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The Worst Sort of Fight Is Always a Family Affair

May 25, 1997|Bruce J. Schulman | Bruce J. Schulman, associate professor of history at Boston University, is the author of "Lyndon B. Johnson and American Liberalism" (Bedford/St. Martin's)

BOSTON — Congressional Democrats rebelled against the White House last week. The party leader in the Senate, Sen. Thomas A. Daschle of South Dakota, broke with the administration over abortion. More ominously, the leading House Democrat, Minority Leader Richard A. Gephardt of Missouri, denounced the balanced-budget agreement President Bill Clinton has made the centerpiece of his second term. "I don't believe this budget is fair," Gephardt declared early last week. "I don't believe it invests properly in the future of our country."

White House officials dismissed the revolt on Capitol Hill, noting that Daschle faced severe pressure from the Catholic bishop in his home state and Gephardt, a perennial candidate for the White House, has been spending an awful lot of time in New Hampshire lately.

But the administration would do well to heed the rebellion in its ranks. Throughout the nation's history, the anger of regional constituencies and the rivalries of presidential hopefuls have opened rifts within the governing party, bringing down presidents, derailing reform movements and altering the American political landscape.

In 1909, Theodore Roosevelt retired to hunt big game in Africa, passing the reins of presidential power to his hand-picked successor William Howard Taft. Old-guard leaders within Roosevelt's Republican Party cheered the dynamic reformer's departure; "Let every lion do its duty," one GOP conservative quipped. Taft soon renounced TR's commitment to activist government and Progressive reform. He fired Roosevelt's most-trusted lieutenants and restored the Republican old guard to power. When TR returned from his year-and-a-half safari, he attacked his former protege, denouncing Taft as a "fathead" and his policies as a betrayal.

Ego underlay the rift as much as ideology, as the antsy Roosevelt positioned himself to retake the White House in 1912. But GOP old-guard leaders easily quashed TR's insurgency, delivering Taft the nomination and forcing Roosevelt to launch a third party, the Bull Moose Progressives. Crippled by division, the Republicans lost two successive national elections; factional strife paralyzed the party on the state level. In the end, TR's defection turned the party over to the old guard, killed the Progressive wing within the GOP and eclipsed the reform movement that had dominated U.S. politics for more than a decade.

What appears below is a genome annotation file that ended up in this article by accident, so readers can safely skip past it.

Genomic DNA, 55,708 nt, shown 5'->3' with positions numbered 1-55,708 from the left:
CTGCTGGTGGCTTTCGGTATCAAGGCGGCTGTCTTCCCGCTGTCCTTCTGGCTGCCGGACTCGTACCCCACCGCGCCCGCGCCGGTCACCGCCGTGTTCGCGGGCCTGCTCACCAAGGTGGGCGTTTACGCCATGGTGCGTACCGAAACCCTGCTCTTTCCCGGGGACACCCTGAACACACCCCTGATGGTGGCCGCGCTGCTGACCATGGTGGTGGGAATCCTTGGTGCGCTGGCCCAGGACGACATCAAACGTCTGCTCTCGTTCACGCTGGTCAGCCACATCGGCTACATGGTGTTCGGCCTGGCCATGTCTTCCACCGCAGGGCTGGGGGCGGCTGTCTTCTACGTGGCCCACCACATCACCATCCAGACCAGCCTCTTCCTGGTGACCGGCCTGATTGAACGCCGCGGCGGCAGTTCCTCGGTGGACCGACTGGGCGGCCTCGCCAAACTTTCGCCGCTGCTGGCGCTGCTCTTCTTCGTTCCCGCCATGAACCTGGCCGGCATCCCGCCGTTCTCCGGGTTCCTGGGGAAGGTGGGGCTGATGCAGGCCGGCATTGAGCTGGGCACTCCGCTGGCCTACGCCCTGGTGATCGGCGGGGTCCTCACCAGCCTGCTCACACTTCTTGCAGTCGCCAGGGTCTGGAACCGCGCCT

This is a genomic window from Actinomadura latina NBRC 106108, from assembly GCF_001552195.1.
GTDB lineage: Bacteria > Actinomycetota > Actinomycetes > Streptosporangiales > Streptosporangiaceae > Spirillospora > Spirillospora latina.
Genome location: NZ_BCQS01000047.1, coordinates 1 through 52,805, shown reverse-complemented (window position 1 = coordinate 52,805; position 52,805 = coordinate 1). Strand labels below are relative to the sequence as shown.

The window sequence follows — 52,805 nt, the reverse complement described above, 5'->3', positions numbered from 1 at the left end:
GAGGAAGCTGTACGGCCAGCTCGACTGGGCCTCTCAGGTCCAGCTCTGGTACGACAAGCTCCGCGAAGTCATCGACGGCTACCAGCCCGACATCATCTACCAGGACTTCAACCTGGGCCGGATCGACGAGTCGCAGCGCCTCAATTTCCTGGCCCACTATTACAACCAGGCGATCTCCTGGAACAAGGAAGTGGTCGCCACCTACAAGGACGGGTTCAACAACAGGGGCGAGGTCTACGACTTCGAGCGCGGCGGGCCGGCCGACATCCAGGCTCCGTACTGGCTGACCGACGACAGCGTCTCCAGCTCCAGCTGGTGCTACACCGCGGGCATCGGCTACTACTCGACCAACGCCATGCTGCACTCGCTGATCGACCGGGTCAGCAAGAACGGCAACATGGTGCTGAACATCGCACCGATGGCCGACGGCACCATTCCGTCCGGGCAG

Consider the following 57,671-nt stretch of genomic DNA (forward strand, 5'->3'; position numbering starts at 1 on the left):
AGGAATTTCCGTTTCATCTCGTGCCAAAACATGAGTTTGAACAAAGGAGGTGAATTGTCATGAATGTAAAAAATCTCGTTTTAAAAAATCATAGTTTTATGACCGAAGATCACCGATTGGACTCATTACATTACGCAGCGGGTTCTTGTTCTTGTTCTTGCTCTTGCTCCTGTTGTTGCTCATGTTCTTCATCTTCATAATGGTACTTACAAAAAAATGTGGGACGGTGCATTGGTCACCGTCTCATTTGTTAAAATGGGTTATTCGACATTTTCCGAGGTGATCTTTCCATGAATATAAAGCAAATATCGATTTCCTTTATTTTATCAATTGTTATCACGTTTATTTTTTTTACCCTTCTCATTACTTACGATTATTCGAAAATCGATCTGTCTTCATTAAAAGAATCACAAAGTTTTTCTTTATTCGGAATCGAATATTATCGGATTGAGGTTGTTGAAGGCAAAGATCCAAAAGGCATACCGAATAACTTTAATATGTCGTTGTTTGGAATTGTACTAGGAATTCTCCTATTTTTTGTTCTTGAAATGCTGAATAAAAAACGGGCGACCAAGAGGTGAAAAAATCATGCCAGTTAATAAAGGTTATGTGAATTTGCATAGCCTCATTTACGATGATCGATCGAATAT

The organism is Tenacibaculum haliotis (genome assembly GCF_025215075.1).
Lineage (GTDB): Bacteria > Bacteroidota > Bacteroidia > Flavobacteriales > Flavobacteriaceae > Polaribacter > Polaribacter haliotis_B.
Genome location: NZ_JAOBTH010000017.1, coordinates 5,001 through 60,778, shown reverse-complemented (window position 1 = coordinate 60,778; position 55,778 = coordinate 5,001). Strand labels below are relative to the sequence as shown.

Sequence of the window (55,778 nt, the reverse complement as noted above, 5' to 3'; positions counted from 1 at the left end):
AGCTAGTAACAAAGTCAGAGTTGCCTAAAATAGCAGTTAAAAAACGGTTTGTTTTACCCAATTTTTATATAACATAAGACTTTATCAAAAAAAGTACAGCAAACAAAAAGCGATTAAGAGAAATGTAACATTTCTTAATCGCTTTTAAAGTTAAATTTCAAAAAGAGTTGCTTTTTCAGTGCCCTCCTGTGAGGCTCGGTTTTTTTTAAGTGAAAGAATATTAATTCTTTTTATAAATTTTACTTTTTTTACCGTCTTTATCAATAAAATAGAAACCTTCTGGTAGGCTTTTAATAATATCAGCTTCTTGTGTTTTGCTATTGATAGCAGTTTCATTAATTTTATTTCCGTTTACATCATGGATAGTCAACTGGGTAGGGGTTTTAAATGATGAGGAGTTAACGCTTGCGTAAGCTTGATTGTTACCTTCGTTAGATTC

Still the GOP could never match its rival, the party of Clinton and Gephardt, in the annals of schism. During the age of Jackson, dissident factions within Old Hickory's Democratic-Republican Party bolted over a dispute concerning public finance and the proper role of the national government. Led by a disappointed aspirant for the presidency, the dissidents formed the opposition Whig Party and wrested the White House from Andrew Jackson's vice president and hand-picked successor in 1840.

A quarter century later, the Democrats split once more, this time over the fateful question of allowing slavery into the nation's western territories. The rupture between Southern and Northern Democrats ensured the victory of Abraham Lincoln in 1860; the election of a "Black Republican" prompted South Carolina to secede from the union and plunged the nation into civil war.

During the Roaring '20s, the Democrats self-destructed again, abandoning the electoral field to the GOP as the party's rural prohibitionist wing feuded with the big-city bosses and their "wet" immigrant constituents. The 1924 Democratic National Convention deadlocked for 17 days, as the hostile factions, sweltering in New York's un-air-conditioned Madison Square Garden, refused to compromise for 103 separate ballots before nominating an obscure Wall Street lawyer who appealed to neither camp. The fratricidal battle prompted Will Rogers' immortal assessment: "I belong to no organized political party. I am a Democrat."

A more substantial rift divided the party during the Great Depression. For five years, conservative Southern Democrats reluctantly swallowed Franklin D. Roosevelt's New Deal, acknowledging the president's popularity even if they resented his increasingly reformist policies. Congressional Democrats finally choked in 1937, when "Dr. New Deal" tried to remove the major obstacle to his program by packing the Supreme Court with sympathetic justices.

Angered by his fellow Democrats' opposition to his court plan and their obstructionism on a wide range of legislation, Roosevelt took to the hustings in 1938 and actually campaigned against sitting members of his own party, including South Carolina Sen. "Cotton Ed" Smith and Georgia Sen. Walter George. But voters resented FDR's interference in local elections and returned their conservative Democrat representatives to Congress. The attempted purge only widened the breach within the party. When Smith suggested that FDR was his own worst enemy, the embittered George replied, "Not as long as I'm alive."

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